Strawberries Part 2: Fukuoka #4 – Amaou Strawberries (あまおう)

Last week I talked about Tochigi’s strawberries. Now let’s look at Fukuoka! Fukuoka’s famous strawberry is the Amaou, supposedly standing for “amai” (sweet), “marui” (round), “ookii” (large), and “umai” (tasty/delicious). These strawberries are pretty expensive and can often be found in nice department stores in Japan and given as gifts.

I’ve never been to this area of Japan so I don’t have this postcard, but I DID find Fukuoka strawberries at my local grocery store, so I bought some along with Tochigi’s strawberries to have a STRAWBERRY FIGHT. They aren’t Amaou, but the Tochigi ones aren’t Tochiotome, so that’s probably good. Anyway, let’s look at the results:


Price: Tochigi’s berries were 200 yen, these are a little more expensive.


Amount: More came in the pack though, so that’s probably even anyway!


Size and shape: Tochigi strawberries are more diamond shaped while Fukuoka’s are more heart shaped, but about the same size.


Taste: …. yuuummmm! (Haha, I can’t tell the difference, they were both good!)

So while I’m sure comparing Amaou and Tochiotome will have different results, at this time I can definitely say that strawberries are awesome no matter where they’re from! But I encourage everyone to come to their own conclusions, especially if you can find Amaou or Tochiotome yourself. I did find a great article with some fantastic information on both kinds of strawberries I’d definitely give a read here.

If you are in Fukuoka from November to May, look around for opportunities to pick these strawberries. This website here has some great resources and tips.

Finally, as a bonus picture, I wasn’t the only one interested in the outcome of the strawberry match:


“I like the smell of Fukuoka strawberries!” says my cat.

Well I guess we have a winner after all. Sorry Tochigi, my cat is an expert!

2015.01.20: I’ve found a great video on Strawberries in Japan, including Tochigi’s and Fukuoka’s famous brands. It’s a bit long, but worth a watch for those with the time. It is from NHK’s BEGIN Japanology video, and you can watch it here.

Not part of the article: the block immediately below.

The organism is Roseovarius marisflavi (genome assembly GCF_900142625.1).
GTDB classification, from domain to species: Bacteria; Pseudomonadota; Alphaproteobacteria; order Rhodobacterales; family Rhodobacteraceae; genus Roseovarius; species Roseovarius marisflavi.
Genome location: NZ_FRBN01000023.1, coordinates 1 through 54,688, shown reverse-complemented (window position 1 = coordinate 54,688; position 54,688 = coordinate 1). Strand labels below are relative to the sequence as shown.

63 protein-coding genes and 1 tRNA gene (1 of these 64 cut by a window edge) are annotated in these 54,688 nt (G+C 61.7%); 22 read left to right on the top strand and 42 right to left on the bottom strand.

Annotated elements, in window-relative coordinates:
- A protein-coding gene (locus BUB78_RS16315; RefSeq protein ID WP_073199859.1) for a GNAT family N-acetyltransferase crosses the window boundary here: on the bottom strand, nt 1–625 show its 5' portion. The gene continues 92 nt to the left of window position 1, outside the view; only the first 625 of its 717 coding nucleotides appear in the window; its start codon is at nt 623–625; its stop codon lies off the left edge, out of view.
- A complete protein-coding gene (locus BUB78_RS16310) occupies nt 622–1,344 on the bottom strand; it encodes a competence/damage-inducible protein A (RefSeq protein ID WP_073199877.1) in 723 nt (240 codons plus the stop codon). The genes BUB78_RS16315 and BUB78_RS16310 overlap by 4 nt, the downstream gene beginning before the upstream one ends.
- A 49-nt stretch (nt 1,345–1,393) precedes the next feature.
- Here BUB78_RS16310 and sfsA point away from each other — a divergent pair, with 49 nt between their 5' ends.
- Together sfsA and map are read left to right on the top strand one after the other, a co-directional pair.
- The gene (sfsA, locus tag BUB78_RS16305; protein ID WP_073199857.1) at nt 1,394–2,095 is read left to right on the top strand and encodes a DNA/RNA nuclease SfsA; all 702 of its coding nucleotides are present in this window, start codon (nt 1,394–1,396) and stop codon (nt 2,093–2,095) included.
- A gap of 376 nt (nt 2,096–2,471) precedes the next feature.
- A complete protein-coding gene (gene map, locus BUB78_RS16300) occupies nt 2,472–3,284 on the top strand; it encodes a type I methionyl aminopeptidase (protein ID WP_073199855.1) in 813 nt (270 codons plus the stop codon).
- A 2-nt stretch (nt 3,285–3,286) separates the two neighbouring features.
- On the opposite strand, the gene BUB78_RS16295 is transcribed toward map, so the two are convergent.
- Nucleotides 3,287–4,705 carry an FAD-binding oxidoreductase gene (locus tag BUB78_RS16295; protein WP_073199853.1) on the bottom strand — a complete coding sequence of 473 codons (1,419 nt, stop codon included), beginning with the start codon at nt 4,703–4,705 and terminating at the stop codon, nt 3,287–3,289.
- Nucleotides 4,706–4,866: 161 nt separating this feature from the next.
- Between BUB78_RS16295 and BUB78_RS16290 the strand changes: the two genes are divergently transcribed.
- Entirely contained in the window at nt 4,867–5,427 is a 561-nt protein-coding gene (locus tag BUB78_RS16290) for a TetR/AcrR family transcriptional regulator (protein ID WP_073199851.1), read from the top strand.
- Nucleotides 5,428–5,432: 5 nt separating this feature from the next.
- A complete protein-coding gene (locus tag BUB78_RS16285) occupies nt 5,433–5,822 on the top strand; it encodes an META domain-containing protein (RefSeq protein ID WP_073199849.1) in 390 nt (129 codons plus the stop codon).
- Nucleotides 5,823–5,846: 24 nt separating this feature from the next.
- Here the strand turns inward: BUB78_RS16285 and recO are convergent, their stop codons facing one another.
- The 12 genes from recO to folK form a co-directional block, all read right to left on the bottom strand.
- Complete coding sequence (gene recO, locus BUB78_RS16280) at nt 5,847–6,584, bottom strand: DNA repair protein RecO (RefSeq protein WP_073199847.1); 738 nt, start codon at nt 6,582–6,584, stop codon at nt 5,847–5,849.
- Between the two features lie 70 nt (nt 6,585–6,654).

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Strawberries Part 1: Tochigi #1 – Strawberries (いちご)

It’s gotten cold here recently, and snow has started falling in many places across Japan, including, to my utter surprise, in my area as well. (It’s too early! I’m not ready for winter!) One thing I look forward to in the winter season is the strawberries. These berries brighten up the winter season, and are added into cakes and sweets all winter. My favorite strawberry treat is called a “daifuku”, a whole strawberry wrapped in tasty mochi with red bean paste. I can’t resist these.

There are two prefectures who reign supreme in strawberry production, Tochigi and Fukuoka. We’ll look at Fukuoka next post and focus on Tochigi for this one. Strawberries in Japan are grown November to May, although increasingly they are available in the off-season as well. Tochigi’s most famous style is called “Tochiotome” and were developed in 1996. Living in the Kanto region as I am, these are the easiest to find at local grocery stores.

In fact, I went yesterday and bought a few packs for science! Let’s take a look:


Mmm strawberries


I bought the cheaper ones, so they aren’t necessarily Tochiotome, but they are definitely from Tochigi!


My mini postcard posing with the strawberries


And just for fun!

I also bought a pack of Fukuoka strawberries, so tune in to next week’s post to see the face off between the two! Meanwhile, I’ve got some strawberries to eat.

By the way, strawberry picking is a popular activity in the winter, and there are places all over Japan to pick besides Tochigi or Fukuoka. If you’re in Japan during the winter and have some time, why don’t you soak in the winter sunshine, pick some strawberries, and have a fun day out in the country? Here is a great list of places in the Kanto region you can pick at: click here.

2015.01.20: I’ve found a great video on Strawberries in Japan, including Tochigi’s and Fukuoka’s famous brands. It’s a bit long, but worth a watch for those with the time. It is from NHK’s BEGIN Japanology video, and you can watch it here.